Alan J. Roth CISA, is an expert in digital forensics. He is a retired United States Postal Inspector with experience in investigations, audit (financial, contract and developmental/information technology), digital forensics, and IT security. As a Program Manager for the Postal Inspection Services Digital Evidence Unit, Alan led a team of Forensic Analysts specializing in computer, video and audio analysis for nine years, supporting criminal investigations around the U.S. In this capacity Alan testified in Federal court as a Computer Forensic expert on several occasions.
He also served as liaison to the National Institute of Science and Technology's (NIST) Digital Evidence working group, and participated in the development of National Institute of Justice (NIJ) guides and special reports on digital evidence topics, co-sponsored by NIST. His most recent assignment prior to retiring from the Postal Inspection Service was as the Law Enforcement liaison to the Postal Services CIRT team and Information Systems Security group. In a previous assignment he served as the security officer for the Postal Inspection Services Information Technology Division.
Alan is an experienced trainer/presenter, having provided digital evidence training to Postal Inspector Basic Training classes for many years. He was also co-developer of the Postal Inspection Services Digital Evidence course for Postal Inspectors, and coordinated or assisted in coordinating training conferences for Forensic Computer Analysts during his tenure as a Program Manager for the Digital Evidence Unit.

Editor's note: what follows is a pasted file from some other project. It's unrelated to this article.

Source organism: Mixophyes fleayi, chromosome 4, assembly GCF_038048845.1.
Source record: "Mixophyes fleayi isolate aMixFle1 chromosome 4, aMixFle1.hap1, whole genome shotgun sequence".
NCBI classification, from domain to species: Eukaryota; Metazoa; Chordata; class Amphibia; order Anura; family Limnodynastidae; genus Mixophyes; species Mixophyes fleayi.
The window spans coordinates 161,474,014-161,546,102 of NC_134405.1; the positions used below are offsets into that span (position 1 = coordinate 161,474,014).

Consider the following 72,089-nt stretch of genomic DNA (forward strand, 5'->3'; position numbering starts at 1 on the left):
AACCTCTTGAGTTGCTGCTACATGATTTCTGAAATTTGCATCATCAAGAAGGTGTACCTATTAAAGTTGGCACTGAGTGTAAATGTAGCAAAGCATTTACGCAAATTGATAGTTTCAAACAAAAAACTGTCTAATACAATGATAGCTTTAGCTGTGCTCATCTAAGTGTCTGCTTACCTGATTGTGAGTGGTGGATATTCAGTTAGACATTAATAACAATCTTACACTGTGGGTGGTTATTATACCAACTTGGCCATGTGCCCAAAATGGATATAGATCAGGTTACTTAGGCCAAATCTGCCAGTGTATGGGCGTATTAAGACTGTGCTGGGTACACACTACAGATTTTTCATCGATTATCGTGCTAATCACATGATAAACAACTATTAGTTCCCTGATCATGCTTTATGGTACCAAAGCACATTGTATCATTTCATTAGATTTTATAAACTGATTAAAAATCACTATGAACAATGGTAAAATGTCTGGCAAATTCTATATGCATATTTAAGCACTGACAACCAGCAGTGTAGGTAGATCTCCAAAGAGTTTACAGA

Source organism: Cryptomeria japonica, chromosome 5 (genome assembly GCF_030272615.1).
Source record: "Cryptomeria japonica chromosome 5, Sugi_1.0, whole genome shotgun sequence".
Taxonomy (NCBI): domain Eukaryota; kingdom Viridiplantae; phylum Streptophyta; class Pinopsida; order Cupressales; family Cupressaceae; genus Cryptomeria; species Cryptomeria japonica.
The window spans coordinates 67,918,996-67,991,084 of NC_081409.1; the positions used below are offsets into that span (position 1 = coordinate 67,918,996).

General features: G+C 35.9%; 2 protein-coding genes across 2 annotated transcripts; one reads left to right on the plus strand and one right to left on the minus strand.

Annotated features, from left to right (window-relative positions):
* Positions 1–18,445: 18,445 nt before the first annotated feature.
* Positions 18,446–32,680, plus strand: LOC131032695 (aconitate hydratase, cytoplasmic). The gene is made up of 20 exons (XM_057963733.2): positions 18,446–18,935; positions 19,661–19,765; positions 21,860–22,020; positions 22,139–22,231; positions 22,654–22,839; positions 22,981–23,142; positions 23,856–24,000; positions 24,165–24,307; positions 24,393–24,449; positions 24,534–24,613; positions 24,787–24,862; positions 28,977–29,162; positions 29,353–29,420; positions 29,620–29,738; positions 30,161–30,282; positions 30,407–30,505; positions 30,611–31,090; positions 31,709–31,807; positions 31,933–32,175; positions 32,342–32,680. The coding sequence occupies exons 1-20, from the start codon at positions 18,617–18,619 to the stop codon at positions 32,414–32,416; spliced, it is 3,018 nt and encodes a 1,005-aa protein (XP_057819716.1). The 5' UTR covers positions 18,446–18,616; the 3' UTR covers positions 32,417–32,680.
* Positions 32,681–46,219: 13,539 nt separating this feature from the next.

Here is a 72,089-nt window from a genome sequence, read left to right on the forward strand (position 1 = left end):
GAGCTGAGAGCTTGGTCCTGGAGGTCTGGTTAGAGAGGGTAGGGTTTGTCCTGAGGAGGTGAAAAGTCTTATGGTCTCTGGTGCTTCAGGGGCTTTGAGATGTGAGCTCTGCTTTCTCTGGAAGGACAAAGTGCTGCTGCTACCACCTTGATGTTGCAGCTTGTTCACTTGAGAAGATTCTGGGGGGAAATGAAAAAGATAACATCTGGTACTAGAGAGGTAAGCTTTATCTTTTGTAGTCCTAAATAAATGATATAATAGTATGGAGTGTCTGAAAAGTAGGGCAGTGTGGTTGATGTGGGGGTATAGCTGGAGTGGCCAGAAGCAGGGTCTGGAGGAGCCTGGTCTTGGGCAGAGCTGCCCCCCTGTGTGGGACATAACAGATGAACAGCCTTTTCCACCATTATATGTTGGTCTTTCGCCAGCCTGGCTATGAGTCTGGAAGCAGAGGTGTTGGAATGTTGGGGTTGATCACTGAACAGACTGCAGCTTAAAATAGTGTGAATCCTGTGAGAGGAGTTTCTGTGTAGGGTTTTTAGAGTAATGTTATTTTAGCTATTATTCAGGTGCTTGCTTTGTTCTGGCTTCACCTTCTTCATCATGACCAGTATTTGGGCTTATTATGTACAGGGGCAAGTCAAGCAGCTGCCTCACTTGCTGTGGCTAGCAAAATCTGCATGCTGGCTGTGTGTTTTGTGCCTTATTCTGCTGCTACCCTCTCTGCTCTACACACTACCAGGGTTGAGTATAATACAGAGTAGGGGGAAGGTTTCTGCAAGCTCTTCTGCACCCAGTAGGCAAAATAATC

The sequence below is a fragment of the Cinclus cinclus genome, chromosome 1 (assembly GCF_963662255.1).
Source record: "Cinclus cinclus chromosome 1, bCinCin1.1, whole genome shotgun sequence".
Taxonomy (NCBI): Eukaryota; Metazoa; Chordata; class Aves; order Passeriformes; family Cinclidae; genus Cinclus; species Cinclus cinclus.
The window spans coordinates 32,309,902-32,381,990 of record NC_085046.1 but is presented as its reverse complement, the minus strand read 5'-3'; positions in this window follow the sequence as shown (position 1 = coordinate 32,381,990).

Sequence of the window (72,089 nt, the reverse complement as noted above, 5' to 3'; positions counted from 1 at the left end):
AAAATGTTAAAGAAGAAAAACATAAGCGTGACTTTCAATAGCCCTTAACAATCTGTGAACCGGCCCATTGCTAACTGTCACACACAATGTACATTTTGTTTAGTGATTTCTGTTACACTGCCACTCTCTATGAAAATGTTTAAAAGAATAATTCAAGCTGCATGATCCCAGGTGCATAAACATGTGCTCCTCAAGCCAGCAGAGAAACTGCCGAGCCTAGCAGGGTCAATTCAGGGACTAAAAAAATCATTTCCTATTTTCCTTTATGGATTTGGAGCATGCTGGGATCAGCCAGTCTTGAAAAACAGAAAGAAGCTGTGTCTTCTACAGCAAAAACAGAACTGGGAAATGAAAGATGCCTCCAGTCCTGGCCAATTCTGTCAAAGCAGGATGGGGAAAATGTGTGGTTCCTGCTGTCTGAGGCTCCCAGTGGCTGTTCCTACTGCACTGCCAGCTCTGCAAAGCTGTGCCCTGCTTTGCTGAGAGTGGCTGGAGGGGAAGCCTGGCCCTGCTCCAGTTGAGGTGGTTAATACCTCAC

His work experience includes serving as postal inspection service representative to National Institute of Science and Technology Joint Steering Committee for Computer Forensics. He is a Certified Information Systems Auditor(CISA), current Director of ISACA, the Information Systems Audit and Control Association of RTP chapter and past 2nd Vice President of the Carolina chapter of HTCIA, which is the High Technology Crime Investigation Association.
As more physicians, hospitals, and other healthcare professionals adopt Electronic Health Records ( EHR), share digital medical records, implement cloud computing, and engage in social media, the risks, size and frequency of data breaches containing Protected Health Information(PHI) are increasing.
Under HIPAA Omnibus final rule a breach is presumed following every impermissible use or disclosure of Protected Health Information (PHI). Covered entities and business associates must demonstrate, through a properly conducted and documented risk assessment, that there is a low probability of compromise of the affected data/PHI.
As more physicians, hospitals, and other healthcare professionals adopt Electronic Health Records (EHR), share digital medical records, implement cloud computing, and engage in social media, the risks, size and frequency of data breaches containing Protected Health Information (PHI) are increasing.